Publication: Monitor Volume: 6 Issue: 38

Ukrainian President Leonid Kuchma may have gone too far in his move to weaken political opposition in the legislature through a constitutional referendum scheduled for April 16 (see the Monitor, January 21). Both domestic and foreign legal experts are pointing out that it is unclear how a second chamber in a bicameral legislature will be formed, how the number of MPs can be slashed from 450 to 300 without dissolving the parliament (Verkhovna Rada) altogether, and how the proposed constitutional amendments will be introduced if the Rada is disbanded. The formula which allows the president to dissolve parliament if it fails to form a majority looks dubious at best. The notion of amending the constitution by plebiscite is even shakier.

Doubts about the constitutionality of the referendum were expressed both in a U.S. Embassy statement on January 29, and by a Parliamentary Assembly of Council of Europe (PACE) letter to Kuchma on January 31. The PACE letter–written by its president Lord Russell-Johnston–was apparently unexpected and unwanted. The Ukrainian Foreign Affairs Ministry at first and publicly even denied its existence. The letter, however, was only one of the developments about which rapporteurs of the PACE Monitoring Committee, who were in Kyiv on February 17-18 to study the legal side of the referendum, expressed concern. They tried to persuade Kuchma to suspend referendum preparations until the Venice Commission–the Council of Europe’s legal advisory body–passes a verdict on the referendum’s constitutionality, which they’re scheduled to do in early April. Kuchma refused, arguing first that only the referendum can make parliament function “properly.” This argument is a thin one, because a pro-Kuchma majority in parliament has already been formed. Kuchma’s second basis for refusal was that he cannot disregard “the people’s will”–referring to the 3 million signatures collected in support of the referendum. Ukraine’s Central Electoral Commission, however, has reportedly failed to produce the signature lists when asked to do so by PACE envoys, which raises even more doubts about the legality of the whole affair.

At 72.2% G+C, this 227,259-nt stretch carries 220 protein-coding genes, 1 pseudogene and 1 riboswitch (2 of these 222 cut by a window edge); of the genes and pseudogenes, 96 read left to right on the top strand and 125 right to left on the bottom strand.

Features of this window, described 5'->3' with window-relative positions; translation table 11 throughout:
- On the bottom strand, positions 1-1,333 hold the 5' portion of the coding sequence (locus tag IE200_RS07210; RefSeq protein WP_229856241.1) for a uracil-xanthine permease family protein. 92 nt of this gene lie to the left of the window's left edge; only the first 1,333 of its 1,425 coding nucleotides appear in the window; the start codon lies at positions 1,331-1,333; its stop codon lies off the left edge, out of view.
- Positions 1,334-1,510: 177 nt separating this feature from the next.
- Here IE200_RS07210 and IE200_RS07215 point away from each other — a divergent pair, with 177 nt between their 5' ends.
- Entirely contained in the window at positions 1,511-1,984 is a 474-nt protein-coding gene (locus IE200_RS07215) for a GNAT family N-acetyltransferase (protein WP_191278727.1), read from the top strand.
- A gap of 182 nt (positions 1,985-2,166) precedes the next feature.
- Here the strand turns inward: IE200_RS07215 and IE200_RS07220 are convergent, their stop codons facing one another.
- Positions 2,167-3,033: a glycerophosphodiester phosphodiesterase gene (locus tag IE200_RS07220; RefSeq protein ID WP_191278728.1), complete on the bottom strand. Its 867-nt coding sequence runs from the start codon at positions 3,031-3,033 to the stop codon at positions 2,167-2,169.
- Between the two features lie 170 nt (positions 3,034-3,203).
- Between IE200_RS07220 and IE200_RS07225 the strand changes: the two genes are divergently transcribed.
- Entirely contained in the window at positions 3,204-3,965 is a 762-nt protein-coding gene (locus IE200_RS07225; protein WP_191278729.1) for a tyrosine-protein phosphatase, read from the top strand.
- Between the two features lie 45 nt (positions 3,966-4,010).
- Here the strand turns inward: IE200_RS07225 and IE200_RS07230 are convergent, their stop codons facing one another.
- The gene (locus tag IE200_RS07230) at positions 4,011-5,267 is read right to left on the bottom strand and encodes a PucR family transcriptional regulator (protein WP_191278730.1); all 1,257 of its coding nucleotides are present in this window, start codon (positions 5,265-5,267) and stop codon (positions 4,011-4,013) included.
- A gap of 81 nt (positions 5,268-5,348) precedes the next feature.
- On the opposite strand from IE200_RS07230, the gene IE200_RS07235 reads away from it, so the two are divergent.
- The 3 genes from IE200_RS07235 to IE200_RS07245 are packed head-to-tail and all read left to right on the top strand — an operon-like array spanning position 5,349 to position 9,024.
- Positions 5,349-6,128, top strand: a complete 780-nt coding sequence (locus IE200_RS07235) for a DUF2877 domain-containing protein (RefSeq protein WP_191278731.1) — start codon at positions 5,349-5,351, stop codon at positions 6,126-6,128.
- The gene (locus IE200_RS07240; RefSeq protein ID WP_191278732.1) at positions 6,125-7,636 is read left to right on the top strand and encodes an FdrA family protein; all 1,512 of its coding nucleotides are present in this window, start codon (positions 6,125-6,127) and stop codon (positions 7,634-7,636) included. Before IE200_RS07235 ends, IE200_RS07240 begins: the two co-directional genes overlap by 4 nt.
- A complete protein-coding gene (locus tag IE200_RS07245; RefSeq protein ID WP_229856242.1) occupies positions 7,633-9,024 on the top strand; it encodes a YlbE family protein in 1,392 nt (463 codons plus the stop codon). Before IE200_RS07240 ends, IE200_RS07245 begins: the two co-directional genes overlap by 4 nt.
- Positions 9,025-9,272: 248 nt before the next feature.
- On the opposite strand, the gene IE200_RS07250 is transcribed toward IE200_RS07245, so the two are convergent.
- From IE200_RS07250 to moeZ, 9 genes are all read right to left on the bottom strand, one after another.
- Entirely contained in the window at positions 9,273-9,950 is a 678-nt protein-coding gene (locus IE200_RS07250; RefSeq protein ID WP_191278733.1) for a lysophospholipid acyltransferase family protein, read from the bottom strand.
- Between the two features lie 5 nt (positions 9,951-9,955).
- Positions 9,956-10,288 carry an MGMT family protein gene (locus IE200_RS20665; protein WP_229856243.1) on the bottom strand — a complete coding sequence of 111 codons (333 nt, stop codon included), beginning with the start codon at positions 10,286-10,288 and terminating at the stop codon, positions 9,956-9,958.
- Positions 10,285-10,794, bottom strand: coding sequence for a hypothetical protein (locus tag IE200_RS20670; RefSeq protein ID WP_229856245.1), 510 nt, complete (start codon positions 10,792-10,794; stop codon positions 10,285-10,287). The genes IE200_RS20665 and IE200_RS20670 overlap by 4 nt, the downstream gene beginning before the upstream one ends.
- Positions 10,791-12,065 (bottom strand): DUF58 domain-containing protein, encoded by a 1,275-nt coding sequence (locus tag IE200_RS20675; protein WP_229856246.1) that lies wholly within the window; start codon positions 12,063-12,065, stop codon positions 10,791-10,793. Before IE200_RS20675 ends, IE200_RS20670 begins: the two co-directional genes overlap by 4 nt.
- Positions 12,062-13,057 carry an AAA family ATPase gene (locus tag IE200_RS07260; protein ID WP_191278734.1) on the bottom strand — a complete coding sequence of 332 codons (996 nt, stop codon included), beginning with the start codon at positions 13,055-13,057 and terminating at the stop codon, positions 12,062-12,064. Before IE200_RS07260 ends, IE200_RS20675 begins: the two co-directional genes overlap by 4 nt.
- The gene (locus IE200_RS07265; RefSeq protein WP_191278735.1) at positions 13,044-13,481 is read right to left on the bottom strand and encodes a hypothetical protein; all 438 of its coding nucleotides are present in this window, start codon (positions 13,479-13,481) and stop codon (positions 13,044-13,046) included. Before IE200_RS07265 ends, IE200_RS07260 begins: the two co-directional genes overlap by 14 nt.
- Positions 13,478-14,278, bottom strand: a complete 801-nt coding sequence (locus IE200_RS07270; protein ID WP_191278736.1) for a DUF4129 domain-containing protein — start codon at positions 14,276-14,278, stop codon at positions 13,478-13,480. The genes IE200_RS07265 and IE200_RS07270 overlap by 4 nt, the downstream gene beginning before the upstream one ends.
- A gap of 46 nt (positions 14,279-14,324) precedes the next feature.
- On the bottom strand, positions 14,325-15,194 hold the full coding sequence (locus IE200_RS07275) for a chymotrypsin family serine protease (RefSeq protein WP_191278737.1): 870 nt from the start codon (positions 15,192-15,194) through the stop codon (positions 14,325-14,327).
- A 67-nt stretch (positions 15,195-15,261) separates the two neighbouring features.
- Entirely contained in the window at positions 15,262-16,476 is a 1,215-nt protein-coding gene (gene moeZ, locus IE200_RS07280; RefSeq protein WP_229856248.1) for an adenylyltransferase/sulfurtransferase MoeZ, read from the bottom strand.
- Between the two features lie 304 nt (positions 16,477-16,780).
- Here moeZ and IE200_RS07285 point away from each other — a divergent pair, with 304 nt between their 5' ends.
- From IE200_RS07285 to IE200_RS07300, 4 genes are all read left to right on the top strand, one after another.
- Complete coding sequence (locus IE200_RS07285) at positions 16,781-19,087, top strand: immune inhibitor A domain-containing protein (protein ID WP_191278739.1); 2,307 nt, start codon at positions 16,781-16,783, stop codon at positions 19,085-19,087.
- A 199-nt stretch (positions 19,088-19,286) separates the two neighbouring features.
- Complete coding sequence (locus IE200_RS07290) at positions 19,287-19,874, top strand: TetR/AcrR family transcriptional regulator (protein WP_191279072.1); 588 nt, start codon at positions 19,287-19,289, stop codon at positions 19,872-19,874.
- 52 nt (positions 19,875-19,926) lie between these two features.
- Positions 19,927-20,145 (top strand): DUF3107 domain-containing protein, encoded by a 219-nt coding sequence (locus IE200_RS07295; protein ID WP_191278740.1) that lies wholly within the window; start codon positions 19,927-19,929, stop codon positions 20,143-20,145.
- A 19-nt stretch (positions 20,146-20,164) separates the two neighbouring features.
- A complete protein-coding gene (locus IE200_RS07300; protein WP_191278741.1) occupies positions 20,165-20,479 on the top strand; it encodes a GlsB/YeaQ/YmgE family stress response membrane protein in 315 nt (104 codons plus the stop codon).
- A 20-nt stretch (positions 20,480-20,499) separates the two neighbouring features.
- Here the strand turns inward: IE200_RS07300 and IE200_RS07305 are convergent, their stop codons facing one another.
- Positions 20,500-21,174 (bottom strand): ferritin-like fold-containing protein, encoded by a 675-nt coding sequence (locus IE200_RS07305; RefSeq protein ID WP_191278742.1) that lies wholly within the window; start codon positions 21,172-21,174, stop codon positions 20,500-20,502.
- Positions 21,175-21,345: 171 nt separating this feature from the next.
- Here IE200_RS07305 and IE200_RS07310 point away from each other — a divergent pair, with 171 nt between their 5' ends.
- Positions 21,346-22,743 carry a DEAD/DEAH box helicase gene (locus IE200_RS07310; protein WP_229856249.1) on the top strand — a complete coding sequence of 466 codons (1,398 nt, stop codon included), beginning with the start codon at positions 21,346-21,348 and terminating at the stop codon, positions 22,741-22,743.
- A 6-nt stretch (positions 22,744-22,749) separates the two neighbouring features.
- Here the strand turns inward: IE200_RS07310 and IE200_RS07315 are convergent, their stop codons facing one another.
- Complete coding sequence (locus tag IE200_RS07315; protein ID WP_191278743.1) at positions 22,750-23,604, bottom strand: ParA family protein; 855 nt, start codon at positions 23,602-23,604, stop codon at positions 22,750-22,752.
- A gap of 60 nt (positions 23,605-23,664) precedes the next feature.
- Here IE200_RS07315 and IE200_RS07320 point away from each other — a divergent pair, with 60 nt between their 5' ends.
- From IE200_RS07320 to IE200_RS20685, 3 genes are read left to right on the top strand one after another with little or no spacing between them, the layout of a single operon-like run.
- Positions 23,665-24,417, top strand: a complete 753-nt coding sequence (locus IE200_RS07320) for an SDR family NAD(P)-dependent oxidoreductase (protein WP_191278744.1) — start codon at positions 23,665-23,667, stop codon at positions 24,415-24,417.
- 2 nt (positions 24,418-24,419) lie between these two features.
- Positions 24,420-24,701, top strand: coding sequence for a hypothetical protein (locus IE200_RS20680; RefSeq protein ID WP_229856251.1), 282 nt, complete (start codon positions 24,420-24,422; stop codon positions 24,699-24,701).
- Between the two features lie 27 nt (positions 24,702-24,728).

The referendum is unconditionally supported by only one political force–oligarch Oleksandr Volkov’s Democratic Union, which collected those signatures. Volkov, a long-time Kuchma aide, argues that the current Rada majority is merely a “situational” one, having emerged under threat of parliamentary dissolution. As such, he says, it is not viable. All other major political forces, left and right alike, have so far expressed either reservations or open disapproval of the referendum. The Rada–which showed its teeth to Kuchma by slashing the expenditure earmarked for the referendum by 40 percent in the 2000 state budget approved last week–obviously fears its looming dissolution. It would seem that such concerns are not altogether fanciful. A referendum as proposed by Kuchma could pave the way for an autocratic rule–Kuchma’s own perhaps–in Ukraine.

Significantly, the PACE envoys in Kyiv recalled Belarusan President Alyaksandr Lukashenka’s rejection of the Venice Commission’s verdict on the illegitimacy of the infamous Belarusan referendum of 1996, in which Lukashenka “won” over the parliament and democracy. Kuchma hardly harbors dictatorial ambitions, but he is in a tight corner. Canceling the referendum would equate both to admitting a blunder and to yielding political initiative to the opposition. Much will now depend on the ruling by Ukraine’s Constitutional Court on the referendum, which is expected by early March. (UNIAN, January 29, February 17, 18; DINAU, February 8; Fakty i kommentarii, February 10; Holos Ukrainy, February 11; Ukraina Moloda, February 18; Vechirny Kyiv, February 19)